Some dead Christmas trees planted on a beach in Cornwall in a bid to prevent erosion are to be removed after criticism of the scheme. About 100 trees were set in sand at Porthtowan in the hope that dunes would form around them. A community group said the move failed to create any dunes and the sight of the trees was damaging tourism.
Cornwall Council said it would reduce the number of trees and partially bury those being kept.
The trees were planted in January, with Cornwall Council claiming they would act as wind traps allowing marram grass to grow and hold sand together.
Residents were told the trees would be covered with up to 2m (6ft 6ins) of sand.
But, by the start of the holiday season, rows and rows of dead conifers were still sticking out of the ground. Members of the Porthtowan Dunes Community Group had planned to remove the trees which they described as an "eyesore".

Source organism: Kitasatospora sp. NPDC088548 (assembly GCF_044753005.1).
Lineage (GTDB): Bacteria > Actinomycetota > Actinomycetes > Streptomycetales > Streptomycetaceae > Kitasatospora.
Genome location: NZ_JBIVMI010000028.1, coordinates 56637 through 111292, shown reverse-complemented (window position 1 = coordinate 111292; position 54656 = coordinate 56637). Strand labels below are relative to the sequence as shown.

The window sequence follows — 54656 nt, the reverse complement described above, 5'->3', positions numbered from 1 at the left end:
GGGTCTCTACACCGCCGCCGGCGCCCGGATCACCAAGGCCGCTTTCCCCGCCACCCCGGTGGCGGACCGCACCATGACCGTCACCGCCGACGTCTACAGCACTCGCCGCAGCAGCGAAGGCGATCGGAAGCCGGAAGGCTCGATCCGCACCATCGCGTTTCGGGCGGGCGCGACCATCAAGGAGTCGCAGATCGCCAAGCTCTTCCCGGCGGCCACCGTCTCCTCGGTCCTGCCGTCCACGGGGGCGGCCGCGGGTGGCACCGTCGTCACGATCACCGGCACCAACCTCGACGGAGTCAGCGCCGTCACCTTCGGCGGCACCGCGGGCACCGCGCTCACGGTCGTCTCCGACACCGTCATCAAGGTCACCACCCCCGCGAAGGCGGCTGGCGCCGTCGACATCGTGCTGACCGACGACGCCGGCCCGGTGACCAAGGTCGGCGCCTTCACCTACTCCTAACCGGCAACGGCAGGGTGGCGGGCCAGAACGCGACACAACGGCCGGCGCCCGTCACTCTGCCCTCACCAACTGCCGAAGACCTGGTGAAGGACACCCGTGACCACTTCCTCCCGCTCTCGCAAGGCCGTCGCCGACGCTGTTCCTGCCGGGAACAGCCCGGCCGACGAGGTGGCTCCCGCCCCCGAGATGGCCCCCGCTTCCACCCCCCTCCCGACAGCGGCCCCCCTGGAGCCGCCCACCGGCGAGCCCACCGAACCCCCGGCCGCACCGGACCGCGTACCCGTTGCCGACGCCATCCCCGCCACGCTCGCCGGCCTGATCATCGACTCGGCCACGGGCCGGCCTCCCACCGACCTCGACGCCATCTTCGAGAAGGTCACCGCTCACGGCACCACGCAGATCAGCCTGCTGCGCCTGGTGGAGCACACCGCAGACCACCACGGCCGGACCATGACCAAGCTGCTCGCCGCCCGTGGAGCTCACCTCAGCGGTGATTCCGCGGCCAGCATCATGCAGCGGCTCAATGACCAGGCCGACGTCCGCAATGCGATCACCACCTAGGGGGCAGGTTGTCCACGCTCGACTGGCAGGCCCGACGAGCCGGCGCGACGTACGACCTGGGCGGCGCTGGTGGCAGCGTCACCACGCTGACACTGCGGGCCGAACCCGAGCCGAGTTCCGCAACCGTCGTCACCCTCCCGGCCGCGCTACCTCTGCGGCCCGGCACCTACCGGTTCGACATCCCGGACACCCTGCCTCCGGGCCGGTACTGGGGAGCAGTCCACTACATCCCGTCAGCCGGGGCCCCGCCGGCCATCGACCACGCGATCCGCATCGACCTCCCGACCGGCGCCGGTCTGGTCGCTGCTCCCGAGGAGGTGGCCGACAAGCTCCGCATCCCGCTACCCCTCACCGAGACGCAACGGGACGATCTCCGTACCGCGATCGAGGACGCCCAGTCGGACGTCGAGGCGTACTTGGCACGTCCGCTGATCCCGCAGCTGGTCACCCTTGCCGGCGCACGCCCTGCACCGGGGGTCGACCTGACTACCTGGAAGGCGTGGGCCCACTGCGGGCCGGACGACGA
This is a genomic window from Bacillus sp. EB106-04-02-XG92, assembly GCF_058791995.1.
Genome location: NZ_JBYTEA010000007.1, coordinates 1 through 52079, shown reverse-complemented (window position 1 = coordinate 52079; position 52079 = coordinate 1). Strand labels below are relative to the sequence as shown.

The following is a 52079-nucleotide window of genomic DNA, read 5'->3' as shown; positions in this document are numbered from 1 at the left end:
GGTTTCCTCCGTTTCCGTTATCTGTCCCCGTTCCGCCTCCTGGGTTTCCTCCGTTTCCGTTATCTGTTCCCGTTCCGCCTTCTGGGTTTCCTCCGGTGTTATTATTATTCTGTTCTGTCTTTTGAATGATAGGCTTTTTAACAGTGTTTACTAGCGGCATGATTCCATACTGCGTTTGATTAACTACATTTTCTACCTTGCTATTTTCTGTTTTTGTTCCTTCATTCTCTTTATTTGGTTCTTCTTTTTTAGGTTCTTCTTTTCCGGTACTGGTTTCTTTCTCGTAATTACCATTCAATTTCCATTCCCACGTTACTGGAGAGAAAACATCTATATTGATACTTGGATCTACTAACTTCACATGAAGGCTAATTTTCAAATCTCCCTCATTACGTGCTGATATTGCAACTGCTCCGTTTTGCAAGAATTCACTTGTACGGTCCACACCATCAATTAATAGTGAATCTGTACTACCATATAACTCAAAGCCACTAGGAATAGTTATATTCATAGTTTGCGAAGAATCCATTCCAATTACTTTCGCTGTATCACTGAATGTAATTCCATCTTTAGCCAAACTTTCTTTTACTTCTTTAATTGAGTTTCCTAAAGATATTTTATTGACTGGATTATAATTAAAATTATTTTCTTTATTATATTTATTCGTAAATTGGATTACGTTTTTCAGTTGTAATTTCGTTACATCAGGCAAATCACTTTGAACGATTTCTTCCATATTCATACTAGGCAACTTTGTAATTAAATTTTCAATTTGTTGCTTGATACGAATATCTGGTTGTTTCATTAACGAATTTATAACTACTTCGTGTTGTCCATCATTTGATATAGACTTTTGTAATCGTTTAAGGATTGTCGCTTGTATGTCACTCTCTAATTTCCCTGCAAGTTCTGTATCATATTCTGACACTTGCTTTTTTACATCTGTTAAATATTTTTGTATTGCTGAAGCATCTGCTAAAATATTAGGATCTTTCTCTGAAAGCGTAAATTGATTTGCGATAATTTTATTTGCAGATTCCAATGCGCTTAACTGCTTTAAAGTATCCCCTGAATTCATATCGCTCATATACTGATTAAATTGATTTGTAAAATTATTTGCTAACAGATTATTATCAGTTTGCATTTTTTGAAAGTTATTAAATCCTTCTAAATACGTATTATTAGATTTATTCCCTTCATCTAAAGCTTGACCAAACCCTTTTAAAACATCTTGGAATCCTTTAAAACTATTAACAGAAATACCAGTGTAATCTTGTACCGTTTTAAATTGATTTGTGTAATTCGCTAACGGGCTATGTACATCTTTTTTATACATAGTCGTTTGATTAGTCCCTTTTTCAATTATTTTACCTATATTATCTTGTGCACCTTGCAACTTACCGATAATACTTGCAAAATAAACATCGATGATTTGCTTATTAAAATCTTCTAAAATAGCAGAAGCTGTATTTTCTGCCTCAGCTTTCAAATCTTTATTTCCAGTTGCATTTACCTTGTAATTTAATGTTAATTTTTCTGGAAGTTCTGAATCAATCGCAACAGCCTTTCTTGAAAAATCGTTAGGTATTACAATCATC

However, the council said it would take action against the group if they did "to prevent such unauthorised interference" as the trees were on land owned by the Liberal Democrat/Independent-led authority.
The council said it will remove all but two rows of trees, which would be packed into a tighter area and partially buried.
It said: "These actions look to continue to protect the vulnerable front of the dune by utilising some of the Christmas trees in a few tighter packed rows covering a smaller overall area of the dune.
The trees will be partially buried but with some left above the ground to continue to trap wind blown sand and to help to protect and enhance the area as an important natural sea defence."